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Russia-Ukraine: What’s happening and how you can help

Russia-Ukraine: What’s happening and how you can help

Standing in solidarity

Text: Natalie Khoo

Image: Kay Nietfeld / picture alliance / dpa

Lives have been lost, hundreds have been wounded, thousands have fled their homes, and the numbers are only adding up—here’s how the world is responding to Russia’s invasion of Ukraine and what you can do to help

Update on 2 March 2022: This article has been updated with additional donation links (see: 'How can you help?' at the bottom of this page) to aid the escalating war in Ukraine, following unfruitful peace talks with Russia. 


Original article dated 28 February 2022:

After months of escalating tensions, Russian President Vladimir Putin launched a military attack on Ukraine last Thursday (24 February). The world watched in horror as nearly 200,000 Russian troops invaded Ukraine’s borders, with multiple reports of bombings and missile strikes on the country's infrastructure and border guards. According to Reuters, this is the “biggest attack on a European state since World War Two.”

Here’s what you need to know about the Russia-Ukraine crisis.

What is happening in Ukraine?

On Thursday, Russian leader Vladimir Putin made a televised address announcing a “specialised military operation” aimed at demilitarising Ukraine. Minutes after, Russian troops entered the country from the north, east and south borders of Ukraine, apparently targeting the capital of Kyiv and the cities of Kharkiv and Kherson.

Over 130 civilians and military personnel have been killed and at least 300 others have been wounded as of Saturday, less than 24 hours since the offensive—what Ukrainian officials described as a "full-scale invasion" of the country. Thousands more have fled their homes to seek asylum in neighbouring countries including Poland, Modolva, and beyond.

Following the attack, Ukrainian President Volodymyr Zelenskyy imposed martial law on the country. He called on citizens to defend their nation, offering weapons to everyone who wants them and declaring an overnight curfew for Kyiv. Meanwhile, Foreign Minister Dmytro Kuleba has implored the world to impose devastating sanctions on Russia.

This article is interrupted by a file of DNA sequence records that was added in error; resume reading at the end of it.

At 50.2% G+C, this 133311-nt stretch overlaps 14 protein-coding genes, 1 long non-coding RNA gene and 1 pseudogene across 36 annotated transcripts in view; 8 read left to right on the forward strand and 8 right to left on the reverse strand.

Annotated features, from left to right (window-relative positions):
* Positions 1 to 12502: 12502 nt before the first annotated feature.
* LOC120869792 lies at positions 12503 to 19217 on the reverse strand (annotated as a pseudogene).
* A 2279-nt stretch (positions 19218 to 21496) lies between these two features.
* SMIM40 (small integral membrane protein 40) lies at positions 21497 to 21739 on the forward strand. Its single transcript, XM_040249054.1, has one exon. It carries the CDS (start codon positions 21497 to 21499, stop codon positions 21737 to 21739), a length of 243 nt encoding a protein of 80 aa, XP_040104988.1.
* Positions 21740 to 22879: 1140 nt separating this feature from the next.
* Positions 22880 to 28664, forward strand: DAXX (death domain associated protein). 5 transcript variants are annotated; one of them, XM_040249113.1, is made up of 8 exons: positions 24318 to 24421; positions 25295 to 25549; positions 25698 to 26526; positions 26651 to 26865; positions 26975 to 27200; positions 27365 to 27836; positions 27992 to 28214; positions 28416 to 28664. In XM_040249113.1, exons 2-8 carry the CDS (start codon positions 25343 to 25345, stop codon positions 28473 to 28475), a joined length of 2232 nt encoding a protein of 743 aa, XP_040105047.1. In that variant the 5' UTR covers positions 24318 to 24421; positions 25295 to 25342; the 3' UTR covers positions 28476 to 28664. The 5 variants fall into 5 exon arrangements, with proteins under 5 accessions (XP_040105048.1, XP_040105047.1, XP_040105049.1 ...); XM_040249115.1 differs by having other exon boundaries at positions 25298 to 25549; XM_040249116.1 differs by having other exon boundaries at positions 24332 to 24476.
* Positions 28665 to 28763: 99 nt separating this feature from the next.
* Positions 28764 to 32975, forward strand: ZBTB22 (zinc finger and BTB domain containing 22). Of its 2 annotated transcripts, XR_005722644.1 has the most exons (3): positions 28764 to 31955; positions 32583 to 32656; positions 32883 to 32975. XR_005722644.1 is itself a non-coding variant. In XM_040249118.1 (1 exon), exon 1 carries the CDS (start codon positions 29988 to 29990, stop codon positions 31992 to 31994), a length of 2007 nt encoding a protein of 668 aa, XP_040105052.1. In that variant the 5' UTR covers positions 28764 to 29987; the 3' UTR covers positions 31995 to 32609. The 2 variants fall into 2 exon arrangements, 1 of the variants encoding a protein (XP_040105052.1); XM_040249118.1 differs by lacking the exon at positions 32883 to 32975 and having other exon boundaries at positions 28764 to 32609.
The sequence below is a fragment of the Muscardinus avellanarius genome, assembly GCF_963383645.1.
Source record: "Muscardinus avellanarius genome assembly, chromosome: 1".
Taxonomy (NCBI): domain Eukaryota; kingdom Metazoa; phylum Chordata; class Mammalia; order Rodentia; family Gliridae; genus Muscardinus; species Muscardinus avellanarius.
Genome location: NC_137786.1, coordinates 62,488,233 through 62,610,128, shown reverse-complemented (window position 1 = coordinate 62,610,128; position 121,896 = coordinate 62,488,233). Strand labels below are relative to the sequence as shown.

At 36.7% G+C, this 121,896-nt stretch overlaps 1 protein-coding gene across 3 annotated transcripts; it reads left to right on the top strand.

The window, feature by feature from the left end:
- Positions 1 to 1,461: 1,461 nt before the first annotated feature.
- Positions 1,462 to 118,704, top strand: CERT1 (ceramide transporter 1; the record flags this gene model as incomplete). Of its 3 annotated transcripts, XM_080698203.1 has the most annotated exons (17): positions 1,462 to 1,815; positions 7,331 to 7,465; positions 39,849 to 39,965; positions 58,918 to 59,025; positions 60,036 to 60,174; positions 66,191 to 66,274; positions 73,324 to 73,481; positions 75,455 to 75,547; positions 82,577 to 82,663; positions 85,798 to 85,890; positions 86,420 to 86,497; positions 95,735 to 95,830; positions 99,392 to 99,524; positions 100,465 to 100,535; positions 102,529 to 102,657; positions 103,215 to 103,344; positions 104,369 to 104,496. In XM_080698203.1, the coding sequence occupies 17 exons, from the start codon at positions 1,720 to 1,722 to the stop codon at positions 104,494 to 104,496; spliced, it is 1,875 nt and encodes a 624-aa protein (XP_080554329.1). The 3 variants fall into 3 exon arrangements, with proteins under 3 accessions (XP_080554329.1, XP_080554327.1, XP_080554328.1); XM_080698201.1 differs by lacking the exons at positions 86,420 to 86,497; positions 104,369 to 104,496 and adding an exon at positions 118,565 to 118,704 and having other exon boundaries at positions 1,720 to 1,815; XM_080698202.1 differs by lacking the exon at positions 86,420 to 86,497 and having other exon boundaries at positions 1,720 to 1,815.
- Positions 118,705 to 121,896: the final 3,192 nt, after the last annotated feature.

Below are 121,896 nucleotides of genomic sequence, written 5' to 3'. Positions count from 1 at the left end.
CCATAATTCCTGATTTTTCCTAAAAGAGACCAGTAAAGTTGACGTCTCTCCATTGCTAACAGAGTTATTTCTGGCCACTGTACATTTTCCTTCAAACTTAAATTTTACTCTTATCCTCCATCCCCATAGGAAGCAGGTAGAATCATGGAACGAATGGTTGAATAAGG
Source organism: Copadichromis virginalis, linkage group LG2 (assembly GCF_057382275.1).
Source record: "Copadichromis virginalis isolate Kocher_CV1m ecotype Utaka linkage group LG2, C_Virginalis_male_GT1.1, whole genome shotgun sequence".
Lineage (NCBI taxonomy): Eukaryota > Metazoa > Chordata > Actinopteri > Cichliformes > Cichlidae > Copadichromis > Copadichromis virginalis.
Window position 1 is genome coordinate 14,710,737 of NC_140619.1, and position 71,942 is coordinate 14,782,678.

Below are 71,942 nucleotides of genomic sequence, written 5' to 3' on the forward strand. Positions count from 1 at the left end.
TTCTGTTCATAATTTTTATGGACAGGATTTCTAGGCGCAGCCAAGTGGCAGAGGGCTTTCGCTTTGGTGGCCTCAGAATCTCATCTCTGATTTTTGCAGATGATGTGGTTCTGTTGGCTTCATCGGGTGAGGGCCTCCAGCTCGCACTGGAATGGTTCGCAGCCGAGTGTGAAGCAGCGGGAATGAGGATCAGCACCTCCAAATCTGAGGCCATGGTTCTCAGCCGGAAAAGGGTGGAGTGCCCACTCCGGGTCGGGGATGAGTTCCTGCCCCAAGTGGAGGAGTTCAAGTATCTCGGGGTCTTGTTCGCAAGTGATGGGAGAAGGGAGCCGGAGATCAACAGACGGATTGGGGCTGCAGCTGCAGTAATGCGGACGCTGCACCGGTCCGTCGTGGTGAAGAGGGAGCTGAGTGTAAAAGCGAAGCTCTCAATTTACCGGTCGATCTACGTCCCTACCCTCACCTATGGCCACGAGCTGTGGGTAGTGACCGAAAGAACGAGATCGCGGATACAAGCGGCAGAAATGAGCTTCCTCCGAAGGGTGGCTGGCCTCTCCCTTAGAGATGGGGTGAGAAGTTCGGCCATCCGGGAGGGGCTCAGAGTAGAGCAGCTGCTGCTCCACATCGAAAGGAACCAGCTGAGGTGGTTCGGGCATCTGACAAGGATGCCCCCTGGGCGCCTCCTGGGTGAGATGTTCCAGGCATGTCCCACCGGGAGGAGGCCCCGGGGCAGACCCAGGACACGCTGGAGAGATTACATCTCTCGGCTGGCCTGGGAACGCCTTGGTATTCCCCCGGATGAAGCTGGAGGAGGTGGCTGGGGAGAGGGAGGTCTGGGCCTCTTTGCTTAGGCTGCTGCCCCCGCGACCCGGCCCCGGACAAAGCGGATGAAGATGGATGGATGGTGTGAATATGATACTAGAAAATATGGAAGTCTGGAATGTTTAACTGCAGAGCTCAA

As of the time of writing, Russia has slowed its offensive but is still pushing forward on Ukraine. Putin has also placed his nuclear forces on alert. Some countries have already started supplying weapons and/or humanitarian aid to Ukraine, including the United States and EU countries. High-level talks between Kyiv and Moscow are set to take place on the Ukraine-Belarus border today (28 February).

What is the cause of the invasion?

The historical context behind the Russia-Ukraine war is complex and dates as far back as the origin of the two countries. For the sake of brevity, the ongoing attacks are most closely linked to two key developments: Ukraine’s ambitions to become a part of The North Atlantic Treaty Organisation (NATO) and the European Union (EU); and Russia’s recognition of the eastern Ukrainian regions of Donetsk and Luhansk as republics.

Since ousting their last pro-Russia president in 2014, Ukraine has actively made the quest for NATO membership. In December 2021, Putin demanded that NATO rule out admitting any new members from among the former Soviet states—which includes Ukraine—and that NATO forces pull back from positions in other countries near Russia. The U.S. and NATO rejected the demand, whilst Ukraine maintained that “Russia cannot stop Ukraine from getting closer with NATO and has no right to have any say in relevant discussions.”

On Monday (21 February), Putin formally recognised the two contested regions in Ukraine as republics. Analysts saw this as a move to challenge Ukraine’s government in order to replace it with a pro-Russian regime. Russia's ensuing invasion appears to affirm this view.

Why should you care?

Regardless of political views, the attack is costing innocent lives and disrupting peace throughout the region. Civilians from both countries have risked their lives taking to the streets to protest against the war across the globe. In Russia, protesters were reportedly met with heavy police presence, with authorities aiming to stop demonstrators from gathering and detaining those already on the streets.

Our colleagues at BURO Russia have also released a joint statement with other local media against the attacks:

“We want our country to immediately stop hostilities on foreign soil, so that our planes do not bomb foreign cities, so that our soldiers do not kill or die in this war. We call on all those who make decisions at the state level to stop the war.”

At the end of the day, this war is a violation of mutual respect for the independence, sovereignty, equality, territorial integrity, and national identity of all nations; of the settlement of differences or disputes by peaceful means instead of force; of democracy; and of basic human rights.

Beyond the physical and mental impact on those directly involved in the crossfire—which may continue to devastate future generations—it has far-reaching consequences on the world’s economy, global security, and the environment. Lest Malaysians forget, Malaysia Airlines MH17 was shot down on July 17, 2014 in Donetsk—one of the two areas contested in the longstanding conflict.